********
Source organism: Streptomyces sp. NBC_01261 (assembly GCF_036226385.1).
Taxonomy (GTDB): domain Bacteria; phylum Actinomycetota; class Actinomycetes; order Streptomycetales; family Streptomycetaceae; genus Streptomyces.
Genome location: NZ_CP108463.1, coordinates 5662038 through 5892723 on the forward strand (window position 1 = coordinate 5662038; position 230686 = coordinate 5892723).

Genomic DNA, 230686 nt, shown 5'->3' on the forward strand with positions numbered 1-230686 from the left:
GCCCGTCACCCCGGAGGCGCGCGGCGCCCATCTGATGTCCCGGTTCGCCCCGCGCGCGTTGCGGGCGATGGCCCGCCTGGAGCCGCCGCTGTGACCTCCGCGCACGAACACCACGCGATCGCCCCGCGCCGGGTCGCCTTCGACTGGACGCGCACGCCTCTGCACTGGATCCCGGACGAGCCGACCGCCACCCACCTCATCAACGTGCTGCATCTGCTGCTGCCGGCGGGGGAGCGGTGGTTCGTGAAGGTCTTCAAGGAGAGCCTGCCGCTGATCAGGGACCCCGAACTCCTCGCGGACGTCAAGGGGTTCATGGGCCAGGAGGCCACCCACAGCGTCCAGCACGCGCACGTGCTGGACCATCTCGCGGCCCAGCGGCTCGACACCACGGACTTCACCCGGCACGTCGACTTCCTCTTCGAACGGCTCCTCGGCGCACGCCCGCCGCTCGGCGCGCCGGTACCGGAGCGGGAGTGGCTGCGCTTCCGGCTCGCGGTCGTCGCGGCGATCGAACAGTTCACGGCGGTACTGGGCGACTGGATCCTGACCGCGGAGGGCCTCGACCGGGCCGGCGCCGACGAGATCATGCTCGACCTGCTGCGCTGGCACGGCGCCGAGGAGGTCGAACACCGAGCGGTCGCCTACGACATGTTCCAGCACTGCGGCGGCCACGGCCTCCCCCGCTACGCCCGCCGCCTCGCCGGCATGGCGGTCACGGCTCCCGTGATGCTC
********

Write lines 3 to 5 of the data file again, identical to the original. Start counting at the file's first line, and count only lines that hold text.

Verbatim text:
Genome location: NZ_CP108463.1, coordinates 5662038 through 5892723 on the forward strand (window position 1 = coordinate 5662038; position 230686 = coordinate 5892723).

Genomic DNA, 230686 nt, shown 5'->3' on the forward strand with positions numbered 1-230686 from the left:
GCCCGTCACCCCGGAGGCGCGCGGCGCCCATCTGATGTCCCGGTTCGCCCCGCGCGCGTTGCGGGCGATGGCCCGCCTGGAGCCGCCGCTGTGACCTCCGCGCACGAACACCACGCGATCGCCCCGCGCCGGGTCGCCTTCGACTGGACGCGCACGCCTCTGCACTGGATCCCGGACGAGCCGACCGCCACCCACCTCATCAACGTGCTGCATCTGCTGCTGCCGGCGGGGGAGCGGTGGTTCGTGAAGGTCTTCAAGGAGAGCCTGCCGCTGATCAGGGACCCCGAACTCCTCGCGGACGTCAAGGGGTTCATGGGCCAGGAGGCCACCCACAGCGTCCAGCACGCGCACGTGCTGGACCATCTCGCGGCCCAGCGGCTCGACACCACGGACTTCACCCGGCACGTCGACTTCCTCTTCGAACGGCTCCTCGGCGCACGCCCGCCGCTCGGCGCGCCGGTACCGGAGCGGGAGTGGCTGCGCTTCCGGCTCGCGGTCGTCGCGGCGATCGAACAGTTCACGGCGGTACTGGGCGACTGGATCCTGACCGCGGAGGGCCTCGACCGGGCCGGCGCCGACGAGATCATGCTCGACCTGCTGCGCTGGCACGGCGCCGAGGAGGTCGAACACCGAGCGGTCGCCTACGACATGTTCCAGCACTGCGGCGGCCACGGCCTCCCCCGCTACGCCCGCCGCCTCGCCGGCATGGCGGTCACGGCTCCCGTGATGCTC